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Movements are exciting. And a bit scary.
What’s scarier is this, another venture into the often heated conversation of women in ministry… or more recently called, (a Christian) Jesus Feminism. I’ve written a couple times on the subject already (a basic look, a studious look, and a warning for a movement), but I can’t help but notice all the energy and friction around the subject of holy feminism.
Especially if I’m not 100% on board with everything about that’s being said and done in the name of it.
The Stamp of This Generation
I pre-ordered Jesus Feminist written by Sarah Bessey in October because the title caught my attention. It’s a catchy title, for sure, but I was drawn to it because I’d just began seeing a pattern in our American society. Tolerance. Or justice. Or equality. Pick whichever of those words offend you the least, and you’d have the single thought that has fueled this generation. From electing our first minority president (twice), to passing controversial homosexual matrimony laws, to a slew of other conversations and debates going on in twitter feeds and blogs centered around civil equality.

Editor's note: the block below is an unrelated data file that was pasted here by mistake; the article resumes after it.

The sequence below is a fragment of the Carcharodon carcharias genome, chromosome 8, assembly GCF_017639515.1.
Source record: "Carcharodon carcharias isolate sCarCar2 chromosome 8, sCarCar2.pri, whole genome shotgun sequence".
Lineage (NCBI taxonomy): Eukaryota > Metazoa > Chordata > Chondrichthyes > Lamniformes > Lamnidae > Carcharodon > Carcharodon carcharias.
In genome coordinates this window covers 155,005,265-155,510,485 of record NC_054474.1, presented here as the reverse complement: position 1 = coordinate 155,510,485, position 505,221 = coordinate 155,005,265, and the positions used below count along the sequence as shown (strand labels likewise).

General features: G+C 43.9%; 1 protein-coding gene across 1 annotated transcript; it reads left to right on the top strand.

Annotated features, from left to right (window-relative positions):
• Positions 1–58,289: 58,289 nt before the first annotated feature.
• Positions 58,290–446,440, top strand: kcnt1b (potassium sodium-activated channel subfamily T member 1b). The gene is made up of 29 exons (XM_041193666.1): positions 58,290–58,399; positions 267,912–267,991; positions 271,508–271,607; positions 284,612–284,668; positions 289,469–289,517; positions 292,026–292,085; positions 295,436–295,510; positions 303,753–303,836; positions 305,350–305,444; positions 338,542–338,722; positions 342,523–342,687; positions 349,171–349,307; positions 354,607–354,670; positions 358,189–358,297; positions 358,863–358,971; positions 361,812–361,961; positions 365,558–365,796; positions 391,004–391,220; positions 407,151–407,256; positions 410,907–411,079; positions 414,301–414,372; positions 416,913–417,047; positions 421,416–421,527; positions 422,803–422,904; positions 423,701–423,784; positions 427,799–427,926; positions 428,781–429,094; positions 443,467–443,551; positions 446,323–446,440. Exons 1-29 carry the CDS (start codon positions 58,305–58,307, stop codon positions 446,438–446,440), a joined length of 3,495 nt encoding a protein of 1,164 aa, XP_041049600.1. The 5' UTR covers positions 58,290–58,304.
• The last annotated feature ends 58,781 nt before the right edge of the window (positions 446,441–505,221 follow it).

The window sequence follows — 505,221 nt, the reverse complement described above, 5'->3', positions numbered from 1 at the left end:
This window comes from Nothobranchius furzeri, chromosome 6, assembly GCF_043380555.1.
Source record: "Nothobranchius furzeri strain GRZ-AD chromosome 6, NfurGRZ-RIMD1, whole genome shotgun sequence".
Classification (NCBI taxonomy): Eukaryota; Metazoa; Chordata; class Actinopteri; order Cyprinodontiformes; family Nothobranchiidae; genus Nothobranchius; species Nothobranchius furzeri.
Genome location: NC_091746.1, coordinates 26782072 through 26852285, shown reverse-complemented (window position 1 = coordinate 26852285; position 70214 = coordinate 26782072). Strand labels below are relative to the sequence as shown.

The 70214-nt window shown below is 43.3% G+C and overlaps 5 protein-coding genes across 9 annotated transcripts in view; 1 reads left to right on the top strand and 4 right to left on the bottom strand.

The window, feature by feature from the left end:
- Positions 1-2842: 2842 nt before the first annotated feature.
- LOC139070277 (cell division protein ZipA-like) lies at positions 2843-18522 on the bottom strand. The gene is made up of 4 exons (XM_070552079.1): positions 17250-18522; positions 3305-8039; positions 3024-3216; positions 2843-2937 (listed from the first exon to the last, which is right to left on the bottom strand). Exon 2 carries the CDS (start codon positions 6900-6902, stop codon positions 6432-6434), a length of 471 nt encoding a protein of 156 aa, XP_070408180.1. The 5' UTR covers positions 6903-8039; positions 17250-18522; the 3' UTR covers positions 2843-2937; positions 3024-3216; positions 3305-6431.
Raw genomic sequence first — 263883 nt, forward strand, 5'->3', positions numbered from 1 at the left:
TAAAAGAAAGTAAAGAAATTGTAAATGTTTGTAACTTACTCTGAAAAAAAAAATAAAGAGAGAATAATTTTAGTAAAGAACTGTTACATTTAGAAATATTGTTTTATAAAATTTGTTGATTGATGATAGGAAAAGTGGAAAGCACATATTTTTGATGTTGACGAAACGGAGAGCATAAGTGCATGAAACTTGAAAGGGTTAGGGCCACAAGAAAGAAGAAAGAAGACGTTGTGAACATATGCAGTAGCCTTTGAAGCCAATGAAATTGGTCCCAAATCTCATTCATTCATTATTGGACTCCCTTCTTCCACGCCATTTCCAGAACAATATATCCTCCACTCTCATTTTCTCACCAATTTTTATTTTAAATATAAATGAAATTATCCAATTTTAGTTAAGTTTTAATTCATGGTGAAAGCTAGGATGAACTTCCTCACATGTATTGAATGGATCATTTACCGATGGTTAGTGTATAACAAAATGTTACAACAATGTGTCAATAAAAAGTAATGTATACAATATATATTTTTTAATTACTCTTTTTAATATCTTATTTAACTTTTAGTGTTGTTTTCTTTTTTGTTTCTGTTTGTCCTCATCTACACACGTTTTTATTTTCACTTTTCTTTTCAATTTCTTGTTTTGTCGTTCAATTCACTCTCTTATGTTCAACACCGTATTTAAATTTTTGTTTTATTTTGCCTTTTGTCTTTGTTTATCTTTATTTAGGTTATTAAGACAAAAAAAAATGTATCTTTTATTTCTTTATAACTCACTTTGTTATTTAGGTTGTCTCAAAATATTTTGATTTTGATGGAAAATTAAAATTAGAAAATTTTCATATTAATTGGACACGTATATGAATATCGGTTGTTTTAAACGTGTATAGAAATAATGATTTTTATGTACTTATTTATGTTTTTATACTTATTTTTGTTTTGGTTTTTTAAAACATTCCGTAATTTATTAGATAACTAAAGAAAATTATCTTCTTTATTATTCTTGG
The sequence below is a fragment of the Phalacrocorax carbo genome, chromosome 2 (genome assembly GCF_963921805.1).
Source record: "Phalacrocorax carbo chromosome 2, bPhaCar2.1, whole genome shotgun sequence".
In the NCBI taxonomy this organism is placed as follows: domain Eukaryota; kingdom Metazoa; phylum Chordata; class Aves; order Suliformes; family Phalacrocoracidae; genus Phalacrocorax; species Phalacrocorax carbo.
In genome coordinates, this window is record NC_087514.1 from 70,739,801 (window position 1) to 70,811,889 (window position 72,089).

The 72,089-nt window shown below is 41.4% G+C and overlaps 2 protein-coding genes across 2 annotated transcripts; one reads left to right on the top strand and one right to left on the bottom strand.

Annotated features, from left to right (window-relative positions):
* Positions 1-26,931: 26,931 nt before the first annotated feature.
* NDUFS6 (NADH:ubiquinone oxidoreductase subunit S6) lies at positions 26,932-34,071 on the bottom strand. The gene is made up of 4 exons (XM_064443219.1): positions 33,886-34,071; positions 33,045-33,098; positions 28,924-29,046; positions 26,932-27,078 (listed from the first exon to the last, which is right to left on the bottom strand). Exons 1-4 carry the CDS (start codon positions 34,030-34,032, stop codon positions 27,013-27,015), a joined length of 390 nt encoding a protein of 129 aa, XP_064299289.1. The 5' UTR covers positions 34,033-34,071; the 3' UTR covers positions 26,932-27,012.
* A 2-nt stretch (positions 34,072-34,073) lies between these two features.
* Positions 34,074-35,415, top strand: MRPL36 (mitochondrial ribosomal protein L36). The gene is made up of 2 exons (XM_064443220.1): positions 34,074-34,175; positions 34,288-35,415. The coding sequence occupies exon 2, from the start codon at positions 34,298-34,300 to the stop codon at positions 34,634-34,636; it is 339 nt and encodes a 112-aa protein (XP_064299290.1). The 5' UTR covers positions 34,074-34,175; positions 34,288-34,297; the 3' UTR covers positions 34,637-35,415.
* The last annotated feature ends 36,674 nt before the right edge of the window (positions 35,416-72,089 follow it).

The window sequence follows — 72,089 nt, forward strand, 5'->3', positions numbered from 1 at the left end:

Hollywood has not slept on this phenomenon. It’s not coincidental that movies like The Butler, 12 Years a Slave, Mandela: A Long Walk To Freedom, Blue is the Warmest Color, Winnie Mandela and a few others I’m totally sleeping on right now have all come out in the same year.
It is also not surprising that now is the time to revisit the matter of women in ministry inside the church.
The IF:Gathering was my first brush with, what must now be seen as a movement occurring in Christian women today. It is indeed a time when ladies from across the country are speaking loud and clear about the deep-seated angst lying dormant inside them that bristles at the idea that God sees men differently than women. An angst that wants to be freed from any sort of restraint to follow after God into whatever places he is taking them… even to the pulpit if necessary.
Can’t science and God just get along? Apparently not.
Now more than ever, the claws are being drawn. Atheists are growing more and more mobile in this Information Age, and science is most often their weapon of choice. Christians, whether they like it or not, will face some version of this question: Doesn’t science disprove God? It’s inevitable.
So it behooves us to at least give it some thought. For me, like many of the tough questions we talk about, I like to center in on the wording.